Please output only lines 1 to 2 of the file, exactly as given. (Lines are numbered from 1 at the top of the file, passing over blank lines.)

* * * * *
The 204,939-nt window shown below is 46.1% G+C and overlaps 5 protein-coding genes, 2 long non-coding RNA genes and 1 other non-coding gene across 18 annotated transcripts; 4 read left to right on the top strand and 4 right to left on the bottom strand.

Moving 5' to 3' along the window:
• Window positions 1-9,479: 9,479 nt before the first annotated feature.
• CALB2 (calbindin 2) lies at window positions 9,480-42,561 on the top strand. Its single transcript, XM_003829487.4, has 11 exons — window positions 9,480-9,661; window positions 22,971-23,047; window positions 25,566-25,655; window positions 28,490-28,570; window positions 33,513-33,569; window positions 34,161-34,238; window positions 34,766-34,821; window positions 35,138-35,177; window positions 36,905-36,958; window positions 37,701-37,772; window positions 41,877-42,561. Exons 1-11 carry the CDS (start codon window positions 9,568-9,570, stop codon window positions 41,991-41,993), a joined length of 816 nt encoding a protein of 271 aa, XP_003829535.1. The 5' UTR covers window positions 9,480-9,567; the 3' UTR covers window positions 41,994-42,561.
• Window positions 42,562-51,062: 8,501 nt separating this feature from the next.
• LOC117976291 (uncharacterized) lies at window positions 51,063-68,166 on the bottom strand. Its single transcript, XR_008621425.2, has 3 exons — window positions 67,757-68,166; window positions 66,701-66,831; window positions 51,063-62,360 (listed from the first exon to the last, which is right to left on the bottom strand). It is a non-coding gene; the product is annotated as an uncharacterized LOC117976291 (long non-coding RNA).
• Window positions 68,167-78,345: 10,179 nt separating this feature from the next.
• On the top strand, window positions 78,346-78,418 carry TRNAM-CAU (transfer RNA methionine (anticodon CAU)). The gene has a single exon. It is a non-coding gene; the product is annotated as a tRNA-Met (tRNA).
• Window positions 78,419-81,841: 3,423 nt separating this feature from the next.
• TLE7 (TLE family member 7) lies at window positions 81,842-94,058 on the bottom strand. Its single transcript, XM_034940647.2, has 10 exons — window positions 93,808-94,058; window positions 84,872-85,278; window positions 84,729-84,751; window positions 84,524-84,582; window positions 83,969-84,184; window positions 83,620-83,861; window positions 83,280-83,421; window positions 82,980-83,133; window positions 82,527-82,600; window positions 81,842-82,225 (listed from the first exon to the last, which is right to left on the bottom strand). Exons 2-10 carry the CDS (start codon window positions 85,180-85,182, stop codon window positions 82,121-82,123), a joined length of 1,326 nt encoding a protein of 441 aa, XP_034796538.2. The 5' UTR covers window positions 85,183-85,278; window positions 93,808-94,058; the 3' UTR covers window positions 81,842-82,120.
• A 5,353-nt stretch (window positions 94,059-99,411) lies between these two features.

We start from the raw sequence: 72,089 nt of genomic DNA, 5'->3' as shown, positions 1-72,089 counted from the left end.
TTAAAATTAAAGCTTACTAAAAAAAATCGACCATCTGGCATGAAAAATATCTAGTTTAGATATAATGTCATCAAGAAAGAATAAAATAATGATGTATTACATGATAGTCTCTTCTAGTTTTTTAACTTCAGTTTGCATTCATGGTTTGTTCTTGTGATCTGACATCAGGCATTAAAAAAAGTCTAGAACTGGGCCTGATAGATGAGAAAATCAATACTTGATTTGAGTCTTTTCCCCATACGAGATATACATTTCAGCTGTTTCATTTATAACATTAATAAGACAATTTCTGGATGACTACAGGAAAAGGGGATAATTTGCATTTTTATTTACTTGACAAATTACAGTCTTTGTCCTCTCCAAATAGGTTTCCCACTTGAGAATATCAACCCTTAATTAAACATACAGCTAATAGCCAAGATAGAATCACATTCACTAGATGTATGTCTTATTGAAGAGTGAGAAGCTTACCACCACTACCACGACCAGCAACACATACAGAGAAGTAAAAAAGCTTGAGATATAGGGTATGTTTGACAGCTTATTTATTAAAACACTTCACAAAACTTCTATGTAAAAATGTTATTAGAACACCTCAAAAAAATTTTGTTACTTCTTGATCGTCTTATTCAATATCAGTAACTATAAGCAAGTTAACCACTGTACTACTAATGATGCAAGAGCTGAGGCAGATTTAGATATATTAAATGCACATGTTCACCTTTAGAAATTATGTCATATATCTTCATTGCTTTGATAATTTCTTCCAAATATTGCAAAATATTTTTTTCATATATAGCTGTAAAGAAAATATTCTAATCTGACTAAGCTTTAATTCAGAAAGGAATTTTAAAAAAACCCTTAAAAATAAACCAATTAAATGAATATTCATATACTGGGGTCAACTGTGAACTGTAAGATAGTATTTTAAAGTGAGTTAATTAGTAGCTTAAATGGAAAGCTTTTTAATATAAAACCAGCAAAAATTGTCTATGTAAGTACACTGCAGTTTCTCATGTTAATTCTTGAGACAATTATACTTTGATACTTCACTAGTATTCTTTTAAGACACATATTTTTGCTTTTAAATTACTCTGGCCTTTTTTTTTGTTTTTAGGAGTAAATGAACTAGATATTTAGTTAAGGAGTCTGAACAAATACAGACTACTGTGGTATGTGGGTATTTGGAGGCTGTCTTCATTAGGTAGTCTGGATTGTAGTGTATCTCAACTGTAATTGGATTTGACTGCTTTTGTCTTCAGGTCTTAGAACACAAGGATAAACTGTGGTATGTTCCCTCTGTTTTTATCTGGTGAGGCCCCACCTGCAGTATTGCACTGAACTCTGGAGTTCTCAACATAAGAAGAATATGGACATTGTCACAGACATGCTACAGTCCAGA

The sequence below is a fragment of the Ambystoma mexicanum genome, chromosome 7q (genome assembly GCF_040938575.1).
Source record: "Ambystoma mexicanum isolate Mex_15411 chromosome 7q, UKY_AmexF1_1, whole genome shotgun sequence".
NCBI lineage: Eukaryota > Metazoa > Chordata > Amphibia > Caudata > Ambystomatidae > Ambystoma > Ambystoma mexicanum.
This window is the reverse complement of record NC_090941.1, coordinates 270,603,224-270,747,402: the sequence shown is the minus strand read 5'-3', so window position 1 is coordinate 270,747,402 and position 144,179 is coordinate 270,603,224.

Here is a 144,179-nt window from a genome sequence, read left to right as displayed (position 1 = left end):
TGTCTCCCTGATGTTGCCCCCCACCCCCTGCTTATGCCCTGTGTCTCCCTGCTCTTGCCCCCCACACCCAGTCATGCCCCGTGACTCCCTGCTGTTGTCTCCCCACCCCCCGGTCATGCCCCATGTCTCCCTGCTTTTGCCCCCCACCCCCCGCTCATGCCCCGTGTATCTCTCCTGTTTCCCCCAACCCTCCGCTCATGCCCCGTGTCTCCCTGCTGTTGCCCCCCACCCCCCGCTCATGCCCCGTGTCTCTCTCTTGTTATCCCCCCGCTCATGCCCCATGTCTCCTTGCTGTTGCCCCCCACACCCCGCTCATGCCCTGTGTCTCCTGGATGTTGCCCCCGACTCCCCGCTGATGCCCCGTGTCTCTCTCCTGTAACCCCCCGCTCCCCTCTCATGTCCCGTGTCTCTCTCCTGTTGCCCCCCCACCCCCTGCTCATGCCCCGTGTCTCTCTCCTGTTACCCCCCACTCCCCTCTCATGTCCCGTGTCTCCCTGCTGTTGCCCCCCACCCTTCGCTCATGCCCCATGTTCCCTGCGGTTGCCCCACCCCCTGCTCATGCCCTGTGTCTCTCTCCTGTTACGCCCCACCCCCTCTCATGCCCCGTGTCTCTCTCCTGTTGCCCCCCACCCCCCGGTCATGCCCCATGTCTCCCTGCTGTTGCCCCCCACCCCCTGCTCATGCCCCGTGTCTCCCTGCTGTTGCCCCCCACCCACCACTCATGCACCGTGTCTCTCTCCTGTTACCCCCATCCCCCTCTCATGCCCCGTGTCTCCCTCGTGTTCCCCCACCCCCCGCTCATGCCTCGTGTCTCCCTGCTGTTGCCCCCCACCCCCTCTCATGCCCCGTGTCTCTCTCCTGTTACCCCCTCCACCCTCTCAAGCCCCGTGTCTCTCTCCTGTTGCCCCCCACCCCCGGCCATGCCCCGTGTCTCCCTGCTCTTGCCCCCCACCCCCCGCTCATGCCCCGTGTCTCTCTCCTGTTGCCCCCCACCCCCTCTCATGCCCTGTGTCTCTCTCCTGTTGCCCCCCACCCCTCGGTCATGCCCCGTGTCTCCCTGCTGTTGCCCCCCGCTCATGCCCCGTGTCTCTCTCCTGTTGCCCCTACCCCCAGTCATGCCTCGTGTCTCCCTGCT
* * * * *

The 204,939-nt window shown below is 46.1% G+C and overlaps 5 protein-coding genes, 2 long non-coding RNA genes and 1 other non-coding gene across 18 annotated transcripts; 4 read left to right on the top strand and 4 right to left on the bottom strand.

Moving 5' to 3' along the window: